Replace v Repeal and the Politics of Legal Certainty

The Oireachtas Committee on Repeal of the 8th Amendment met publicly yesterday for the first time. Ms. Justice Laffoy presented the report of the Citizens’ Assembly, and took questions on its content. The media, in reporting on the Committee’s proceedings, have focused on Laffoy’s efforts to defend the legitimacy of the Assembly process. In doing so, they have missed a crucial aspect of yesterday’s exchanges: the focus on ‘legal certainty’. As is well known by now, the Assembly recommended replacement of the 8th Amendment, rather than simple repeal. They explicitly voted against replacing the 8th Amendment with another clause expressly dealing with abortion or with the balance to be struck between the rights of the pregnant person and the foetus they are carrying. They recommended a different kind of replacement. Yesterday was an opportunity to clarify why the Assembly had departed from the clear and readily-comprehensible legal and political demand articulated by the Repeal campaign, and to discuss the substance of what they had proposed instead.

The Report of the Citizens’ Assembly is ambiguous on this point. It explains that the Citizens were concerned that Repeal simpliciter would generate an unacceptable measure of constitutional uncertainty, around the rights of ‘the unborn’ in particular. Brian Murray SC, in a perhaps uniquely influential presentation to the Assembly, had set out three possible consequences of Repeal. A future Supreme Court, dealing with a challenge to post-repeal abortion legislation could come to one of 3 broad positions:

  1. The Oireachtas would have total freedom to legislate on abortion as it chooses.
  2. The Oireachtas would be constrained in some way by the implied rights of the unborn, which pre-existed the passage of the 8th Amendment, and which would survive repeal.[1]
  3. The Oireachtas would be constrained in some way by the implied rights of the pregnant person (not only to life, but to bodily integrity, privacy, freedom of conscience and so on) which pre-existed the passage of the 8th Amendment, and which would survive repeal.[2]

In Questions and Answers later, Brian Murray confirmed that he thought that Option 1 was the most likely outcome of repeal. In view of the deference which the courts habitually show to the legislature, especially on ‘contested moral issues’, this was sound advice. However, the Assembly process did not stop at ‘most likely’. Yesterday, Laffoy J confirmed that, in voting for Replace, the Assembly effectively voted to copper-fasten Option 1 as the only possible outcome of removing the 8th Amendment. They were concerned that the consequences for future abortion legislation of Options 2 and 3 (which could be understood as reverting to the pre-1983 position) were too unpredictable. It was not possible to say with precision which constraints the implied rights of the woman and the unborn might place on legislation.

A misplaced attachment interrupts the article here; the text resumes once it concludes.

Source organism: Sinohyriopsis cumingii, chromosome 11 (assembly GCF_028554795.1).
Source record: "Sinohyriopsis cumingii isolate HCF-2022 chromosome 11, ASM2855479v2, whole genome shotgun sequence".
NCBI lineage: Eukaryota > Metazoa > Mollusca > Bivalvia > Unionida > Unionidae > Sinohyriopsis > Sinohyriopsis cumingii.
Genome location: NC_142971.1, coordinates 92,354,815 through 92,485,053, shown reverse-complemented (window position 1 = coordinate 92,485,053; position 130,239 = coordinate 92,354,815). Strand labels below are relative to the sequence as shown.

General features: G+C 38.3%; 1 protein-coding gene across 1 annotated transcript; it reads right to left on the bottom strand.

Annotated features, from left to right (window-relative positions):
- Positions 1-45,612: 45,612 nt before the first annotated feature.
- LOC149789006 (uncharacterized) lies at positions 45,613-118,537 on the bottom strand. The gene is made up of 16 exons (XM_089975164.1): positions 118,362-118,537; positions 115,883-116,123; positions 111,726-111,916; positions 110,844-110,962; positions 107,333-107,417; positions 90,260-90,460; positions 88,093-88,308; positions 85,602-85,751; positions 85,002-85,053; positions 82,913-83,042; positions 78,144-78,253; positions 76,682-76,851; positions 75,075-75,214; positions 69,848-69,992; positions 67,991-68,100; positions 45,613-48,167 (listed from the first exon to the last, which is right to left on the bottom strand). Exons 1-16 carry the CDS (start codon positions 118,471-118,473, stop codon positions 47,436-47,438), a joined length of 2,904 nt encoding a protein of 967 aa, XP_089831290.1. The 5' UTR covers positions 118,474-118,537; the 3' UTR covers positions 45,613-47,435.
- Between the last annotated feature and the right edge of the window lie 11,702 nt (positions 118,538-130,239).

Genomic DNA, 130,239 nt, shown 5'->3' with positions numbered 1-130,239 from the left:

Neither Option 2 nor Option 3, in principle, precludes more liberal abortion legislation, because protection of foetal life, whatever form it takes in the constitution after repeal, will not be absolute. In addition, as is hinted at in Brian Murray’s paper, Options 2 and 3 are not really separate options. A Supreme Court would not have to choose between either the rights of the unborn or those of the mother. These rights should be read harmoniously, and ideally relationally, together. The Supreme Court (and indeed, every other body charged with interpreting the Constitution, including the Oireachtas itself) would have to decide on the appropriate balance to strike between them. Courts in Portugal, Germany, Colombia, Canada and the United States have all engaged in similar balancing acts. It is not possible, of course, to say with precision how the Irish Supreme Court would evaluate abortion legislation under Option 2, Option 3, or some combination of the two. We don’t yet know what post-repeal abortion legislation would say. We don’t yet know who, if anyone, would bring the case to challenge it, or whether it would be examined in an Article 26 reference. So we don’t know what fact pattern the Court would have before it. However, that level of uncertainty is quite ordinary in a constitutional context. The difficulty it creates has been over-stated. For the purposes of legislative reform, we can still make judgment calls about likely outcomes, based on prevailing jurisprudence, precedent and working knowledge of judicial reasoning and conventions. It would have been possible for the Assembly’s experts to give the members time to think about what possible ‘balances of rights’ look like, and to establish the sort of working tolerance of uncertainty that characterises the working lives of constitutional lawyers and the judiciary. However, at no stage was the Assembly given detailed information on how courts in other jurisdictions have engaged in such ‘balancing acts’, or given the opportunity to apply the outlines of a post-repeal constitution to real-life problems or case studies. No such steps were taken to empower the Assembly by grounding abstract constitutional questions in concrete cases. All of these questions were black-boxed, and the black box labelled ‘Legal Uncertainty’.